In the movie Star Trek Generations Geordi is captured by Doctor Soran. During the course of Geordi's incarceration Dr. Soran modifies Geordi's visor to transmit a live feed of whatever he sees, providing critical intelligence to the Duras sisters.

Why did no one on the Enterprise notice this transmission coming from Geordi, especially after something similar was done, and discovered, in one of the series' episodes (when Geordi is manipulated into attempting to assassinate a Klingon governor).

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    Wasn't there also an episode in TNG where the Romulans essentially did the same thing, using his VISOR to spy on the Enterprise? Or was that the same episode? (It's been a while!) – eidylon Jan 26 '12 at 16:59
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    @eidylon That would be TNG 4x24, "The Mind's Eye". The Klingon ambassador was in league with the Romulans. – Izkata Jan 26 '12 at 23:57
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    Canon answers would consist of technobabble. – John O Jan 27 '14 at 16:24

First, it is never said how the visor sends those signals. But I think there are several simple possibilities:

  • Jamming/Hiding: The Duras sisters might have jammed and/or flooded certain frequencies with noise to hide the signal coming from the Visor. Done right it would still be possible to receive, and of course find the signal, but it would not so obvious at first glance.
  • It was overlooked: There was a Bird Of Prey right before the Enterprise which could open fire any moment, the Captain was gone and a weird scientist was about to blow the whole solar system to smithereens. Who checks in that moment for a single signal?
  • It was well hidden: F.e. utilising the same technology/frequencies as the communicator. There are over a thousand people on board the Enterprise, all fitted with a communicator.
  • It was found, too late: I'm not sure about the timespan which is going on there, but I think some hours sound reasonable. Maybe the signal was found, checked and then consoles and terminals started to explode.
  • "Who checks in that moment for a single signal?" The ship's computer, ideally. The place is loaded with internal sensors for just this purpose. – Lightness Races in Orbit Oct 10 '19 at 11:03
  • My point still stands though, even if it was picked up, it might have been shrugged off as "we'll look at that later". The idea that this could be Klingons which have compromised the Enterprise is extremely far fetched, especially as most of the crew most likely did not even know that Geordi was a hostage and neither did they have the full picture of the situation. – Bobby Oct 13 '19 at 17:35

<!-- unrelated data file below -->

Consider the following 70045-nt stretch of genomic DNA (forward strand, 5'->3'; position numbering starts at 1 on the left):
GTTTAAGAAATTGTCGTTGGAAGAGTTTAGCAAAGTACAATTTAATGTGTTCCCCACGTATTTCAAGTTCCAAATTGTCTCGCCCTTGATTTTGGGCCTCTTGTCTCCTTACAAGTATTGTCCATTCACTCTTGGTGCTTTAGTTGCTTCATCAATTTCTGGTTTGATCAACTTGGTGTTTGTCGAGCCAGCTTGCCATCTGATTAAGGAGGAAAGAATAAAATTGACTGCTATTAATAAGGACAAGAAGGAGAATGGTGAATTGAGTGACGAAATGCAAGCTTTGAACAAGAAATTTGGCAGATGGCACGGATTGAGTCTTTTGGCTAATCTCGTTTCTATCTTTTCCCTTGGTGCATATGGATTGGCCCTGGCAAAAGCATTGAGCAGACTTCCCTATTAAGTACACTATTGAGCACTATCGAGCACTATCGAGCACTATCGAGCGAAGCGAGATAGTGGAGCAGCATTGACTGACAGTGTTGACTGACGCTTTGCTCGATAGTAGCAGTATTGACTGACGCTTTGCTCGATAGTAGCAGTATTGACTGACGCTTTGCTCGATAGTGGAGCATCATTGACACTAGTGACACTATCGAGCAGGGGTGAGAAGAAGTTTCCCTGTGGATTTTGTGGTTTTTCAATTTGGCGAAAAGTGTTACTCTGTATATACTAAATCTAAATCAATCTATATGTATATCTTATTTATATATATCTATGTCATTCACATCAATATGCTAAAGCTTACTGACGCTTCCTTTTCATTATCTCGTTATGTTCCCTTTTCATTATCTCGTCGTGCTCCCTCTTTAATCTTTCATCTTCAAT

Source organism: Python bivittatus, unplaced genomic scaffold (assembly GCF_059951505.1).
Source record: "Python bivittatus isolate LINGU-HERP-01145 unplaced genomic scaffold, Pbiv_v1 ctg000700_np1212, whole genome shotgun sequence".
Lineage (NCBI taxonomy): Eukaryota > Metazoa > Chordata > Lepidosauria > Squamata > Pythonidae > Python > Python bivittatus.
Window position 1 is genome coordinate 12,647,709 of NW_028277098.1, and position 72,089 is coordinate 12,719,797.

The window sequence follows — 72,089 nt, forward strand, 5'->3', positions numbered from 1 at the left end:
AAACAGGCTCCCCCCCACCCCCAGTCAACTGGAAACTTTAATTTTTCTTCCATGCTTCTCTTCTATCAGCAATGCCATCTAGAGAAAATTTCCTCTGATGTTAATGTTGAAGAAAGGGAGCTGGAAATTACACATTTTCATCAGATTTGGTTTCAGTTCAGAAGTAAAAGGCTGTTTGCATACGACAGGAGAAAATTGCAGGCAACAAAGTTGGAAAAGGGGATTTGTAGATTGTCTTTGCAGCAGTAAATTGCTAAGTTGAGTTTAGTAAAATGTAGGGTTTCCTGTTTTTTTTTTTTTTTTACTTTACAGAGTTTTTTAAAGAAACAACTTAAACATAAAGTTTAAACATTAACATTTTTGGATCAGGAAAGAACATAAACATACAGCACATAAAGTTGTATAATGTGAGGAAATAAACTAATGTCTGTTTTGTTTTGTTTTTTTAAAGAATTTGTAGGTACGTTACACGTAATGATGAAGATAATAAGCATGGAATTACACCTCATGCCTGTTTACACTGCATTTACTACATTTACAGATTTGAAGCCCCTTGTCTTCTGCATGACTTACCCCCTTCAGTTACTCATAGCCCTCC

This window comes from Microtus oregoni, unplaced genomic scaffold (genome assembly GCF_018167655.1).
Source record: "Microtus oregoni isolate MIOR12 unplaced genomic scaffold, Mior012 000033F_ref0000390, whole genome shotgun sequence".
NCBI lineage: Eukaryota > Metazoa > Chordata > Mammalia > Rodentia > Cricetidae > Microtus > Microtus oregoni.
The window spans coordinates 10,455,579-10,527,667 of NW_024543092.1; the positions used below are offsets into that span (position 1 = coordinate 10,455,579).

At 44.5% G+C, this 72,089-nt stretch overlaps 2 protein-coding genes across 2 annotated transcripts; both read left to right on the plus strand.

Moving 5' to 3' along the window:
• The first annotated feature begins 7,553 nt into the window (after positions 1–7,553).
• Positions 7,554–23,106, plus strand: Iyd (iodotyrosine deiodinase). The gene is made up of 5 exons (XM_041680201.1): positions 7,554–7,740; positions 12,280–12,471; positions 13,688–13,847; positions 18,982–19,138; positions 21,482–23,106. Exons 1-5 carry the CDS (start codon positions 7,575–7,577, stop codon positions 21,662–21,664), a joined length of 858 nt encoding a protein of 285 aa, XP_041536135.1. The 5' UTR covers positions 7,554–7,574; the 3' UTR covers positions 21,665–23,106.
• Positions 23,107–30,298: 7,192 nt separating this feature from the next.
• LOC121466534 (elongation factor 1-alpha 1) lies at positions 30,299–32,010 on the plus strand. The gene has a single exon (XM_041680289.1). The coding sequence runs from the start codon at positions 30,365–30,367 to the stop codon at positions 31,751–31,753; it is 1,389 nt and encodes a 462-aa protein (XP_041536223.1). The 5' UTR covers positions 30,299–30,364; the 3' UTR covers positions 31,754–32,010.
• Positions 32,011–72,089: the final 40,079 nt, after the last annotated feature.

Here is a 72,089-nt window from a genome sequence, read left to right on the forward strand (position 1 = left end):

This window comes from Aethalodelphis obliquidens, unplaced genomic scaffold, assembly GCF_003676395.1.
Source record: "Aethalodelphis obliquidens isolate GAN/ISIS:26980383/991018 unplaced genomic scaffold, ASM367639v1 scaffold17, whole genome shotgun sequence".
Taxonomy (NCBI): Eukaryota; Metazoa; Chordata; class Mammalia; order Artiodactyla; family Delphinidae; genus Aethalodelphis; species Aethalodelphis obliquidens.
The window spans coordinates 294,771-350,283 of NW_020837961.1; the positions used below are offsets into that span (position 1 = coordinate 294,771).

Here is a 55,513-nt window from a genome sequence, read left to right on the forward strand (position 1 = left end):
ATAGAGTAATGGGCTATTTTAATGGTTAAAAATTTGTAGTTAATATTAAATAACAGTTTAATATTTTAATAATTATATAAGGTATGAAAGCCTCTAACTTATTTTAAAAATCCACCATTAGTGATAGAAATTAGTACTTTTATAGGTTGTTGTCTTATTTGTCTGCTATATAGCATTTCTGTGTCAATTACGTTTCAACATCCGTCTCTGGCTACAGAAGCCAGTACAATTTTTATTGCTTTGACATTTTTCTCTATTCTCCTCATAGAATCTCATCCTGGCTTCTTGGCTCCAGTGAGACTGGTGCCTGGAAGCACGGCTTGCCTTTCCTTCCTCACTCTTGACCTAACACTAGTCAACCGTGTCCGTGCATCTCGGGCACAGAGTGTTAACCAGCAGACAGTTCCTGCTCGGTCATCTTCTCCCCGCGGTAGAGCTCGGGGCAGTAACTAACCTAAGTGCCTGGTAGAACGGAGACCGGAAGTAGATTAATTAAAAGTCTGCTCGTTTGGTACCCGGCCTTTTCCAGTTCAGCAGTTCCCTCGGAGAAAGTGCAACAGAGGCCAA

• Well, you're not wrong – Lightness Races in Orbit Oct 13 '19 at 17:41

It seems quite obvious any sort of spy tech in the 24th century would use Steganography, well-known and widely applied already today. No need for any fancier explanation. Essentially, it was hidden in the overall EM noise.

  • Steganography is not magic; there are still transmissions that have to be sent. – DougM Jan 24 '14 at 1:28
  • @DougM: It doesn't have to be magic. Even today the atmosphere is full of all kinds of EM waves from natural and artificial sources. A starship that is loaded with sensors and communicating with other ships/planets and emitting all kinds of radiation from the warp core, warp field and deflectors would also have plenty of signal sources to hide a message within. This has been made abundantly clear (and used as plot mechanisms) throughout TNG and other series. – Lèse majesté Jan 24 '14 at 7:02
  • True enough, but just saying "steganography" doesn't add much more than saying "they hid it". – DougM Jan 24 '14 at 16:46
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    Not to mention this doesn't explain why this time was different from the previous time when the transmission WAS detected. – Paul Mar 3 '14 at 6:38
  • @Paul: Umm, yes, indeed. The strange thing is for transmissions to be detected, unless they're very high-power and high-bandwidth. – einpoklum Mar 3 '14 at 9:44

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